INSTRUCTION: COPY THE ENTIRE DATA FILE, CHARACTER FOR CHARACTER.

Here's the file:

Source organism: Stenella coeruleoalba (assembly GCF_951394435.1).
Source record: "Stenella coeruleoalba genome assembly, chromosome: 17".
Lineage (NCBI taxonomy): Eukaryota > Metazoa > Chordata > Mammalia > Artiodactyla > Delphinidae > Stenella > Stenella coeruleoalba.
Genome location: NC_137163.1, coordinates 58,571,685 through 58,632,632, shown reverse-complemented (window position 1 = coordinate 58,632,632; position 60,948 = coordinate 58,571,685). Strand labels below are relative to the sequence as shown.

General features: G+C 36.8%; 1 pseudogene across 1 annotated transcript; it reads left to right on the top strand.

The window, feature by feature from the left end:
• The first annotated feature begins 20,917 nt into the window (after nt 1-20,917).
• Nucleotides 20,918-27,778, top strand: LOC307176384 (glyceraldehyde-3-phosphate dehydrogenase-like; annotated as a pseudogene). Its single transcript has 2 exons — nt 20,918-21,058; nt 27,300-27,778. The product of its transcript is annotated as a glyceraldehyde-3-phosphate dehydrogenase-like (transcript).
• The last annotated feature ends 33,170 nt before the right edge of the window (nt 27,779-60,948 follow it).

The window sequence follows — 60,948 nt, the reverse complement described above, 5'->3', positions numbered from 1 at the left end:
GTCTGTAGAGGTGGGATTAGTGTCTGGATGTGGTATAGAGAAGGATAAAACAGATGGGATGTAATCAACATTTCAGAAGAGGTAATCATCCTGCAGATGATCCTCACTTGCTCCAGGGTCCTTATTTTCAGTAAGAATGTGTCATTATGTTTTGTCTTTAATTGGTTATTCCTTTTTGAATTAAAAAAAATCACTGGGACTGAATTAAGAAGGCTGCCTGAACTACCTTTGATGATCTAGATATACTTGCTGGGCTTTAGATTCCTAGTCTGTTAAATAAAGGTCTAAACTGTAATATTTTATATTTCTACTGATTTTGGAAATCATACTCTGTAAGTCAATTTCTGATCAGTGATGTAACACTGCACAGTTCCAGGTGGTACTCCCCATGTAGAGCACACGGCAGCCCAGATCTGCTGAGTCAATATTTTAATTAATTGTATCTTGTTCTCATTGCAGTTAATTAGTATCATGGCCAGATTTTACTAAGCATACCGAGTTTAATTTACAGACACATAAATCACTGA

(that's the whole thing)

Source organism: Stenella coeruleoalba (assembly GCF_951394435.1).
Source record: "Stenella coeruleoalba genome assembly, chromosome: 17".
Lineage (NCBI taxonomy): Eukaryota > Metazoa > Chordata > Mammalia > Artiodactyla > Delphinidae > Stenella > Stenella coeruleoalba.
Genome location: NC_137163.1, coordinates 58,571,685 through 58,632,632, shown reverse-complemented (window position 1 = coordinate 58,632,632; position 60,948 = coordinate 58,571,685). Strand labels below are relative to the sequence as shown.

General features: G+C 36.8%; 1 pseudogene across 1 annotated transcript; it reads left to right on the top strand.

The window, feature by feature from the left end:
• The first annotated feature begins 20,917 nt into the window (after nt 1-20,917).
• Nucleotides 20,918-27,778, top strand: LOC307176384 (glyceraldehyde-3-phosphate dehydrogenase-like; annotated as a pseudogene). Its single transcript has 2 exons — nt 20,918-21,058; nt 27,300-27,778. The product of its transcript is annotated as a glyceraldehyde-3-phosphate dehydrogenase-like (transcript).
• The last annotated feature ends 33,170 nt before the right edge of the window (nt 27,779-60,948 follow it).

The window sequence follows — 60,948 nt, the reverse complement described above, 5'->3', positions numbered from 1 at the left end:
GTCTGTAGAGGTGGGATTAGTGTCTGGATGTGGTATAGAGAAGGATAAAACAGATGGGATGTAATCAACATTTCAGAAGAGGTAATCATCCTGCAGATGATCCTCACTTGCTCCAGGGTCCTTATTTTCAGTAAGAATGTGTCATTATGTTTTGTCTTTAATTGGTTATTCCTTTTTGAATTAAAAAAAATCACTGGGACTGAATTAAGAAGGCTGCCTGAACTACCTTTGATGATCTAGATATACTTGCTGGGCTTTAGATTCCTAGTCTGTTAAATAAAGGTCTAAACTGTAATATTTTATATTTCTACTGATTTTGGAAATCATACTCTGTAAGTCAATTTCTGATCAGTGATGTAACACTGCACAGTTCCAGGTGGTACTCCCCATGTAGAGCACACGGCAGCCCAGATCTGCTGAGTCAATATTTTAATTAATTGTATCTTGTTCTCATTGCAGTTAATTAGTATCATGGCCAGATTTTACTAAGCATACCGAGTTTAATTTACAGACACATAAATCACTGA